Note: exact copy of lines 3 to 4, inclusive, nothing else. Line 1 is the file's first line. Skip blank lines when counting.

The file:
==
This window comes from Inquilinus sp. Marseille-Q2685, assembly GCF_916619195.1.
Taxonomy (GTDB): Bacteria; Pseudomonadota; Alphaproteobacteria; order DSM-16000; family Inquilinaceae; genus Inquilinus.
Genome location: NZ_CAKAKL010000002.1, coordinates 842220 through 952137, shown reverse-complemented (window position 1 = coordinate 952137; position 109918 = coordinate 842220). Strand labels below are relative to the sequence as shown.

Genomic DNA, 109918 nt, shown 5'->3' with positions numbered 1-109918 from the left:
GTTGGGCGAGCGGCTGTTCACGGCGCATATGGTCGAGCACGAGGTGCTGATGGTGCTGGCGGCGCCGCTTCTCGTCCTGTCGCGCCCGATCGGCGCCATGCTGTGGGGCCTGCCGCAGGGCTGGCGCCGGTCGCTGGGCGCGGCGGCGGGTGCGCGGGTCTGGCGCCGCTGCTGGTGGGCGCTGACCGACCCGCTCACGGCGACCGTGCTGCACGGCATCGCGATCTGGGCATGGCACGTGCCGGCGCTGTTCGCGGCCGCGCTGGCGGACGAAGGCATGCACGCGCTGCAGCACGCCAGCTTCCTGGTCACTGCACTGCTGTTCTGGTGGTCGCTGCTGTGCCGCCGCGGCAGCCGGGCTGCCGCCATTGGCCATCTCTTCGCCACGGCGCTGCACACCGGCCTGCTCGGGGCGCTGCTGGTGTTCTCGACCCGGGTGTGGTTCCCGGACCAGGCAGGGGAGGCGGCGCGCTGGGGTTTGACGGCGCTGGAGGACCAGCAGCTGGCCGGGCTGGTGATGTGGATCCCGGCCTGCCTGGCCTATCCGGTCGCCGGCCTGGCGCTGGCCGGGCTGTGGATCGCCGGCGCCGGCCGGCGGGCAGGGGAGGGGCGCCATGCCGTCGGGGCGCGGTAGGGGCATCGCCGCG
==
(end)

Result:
Genome location: NZ_CAKAKL010000002.1, coordinates 842220 through 952137, shown reverse-complemented (window position 1 = coordinate 952137; position 109918 = coordinate 842220). Strand labels below are relative to the sequence as shown.

Genomic DNA, 109918 nt, shown 5'->3' with positions numbered 1-109918 from the left: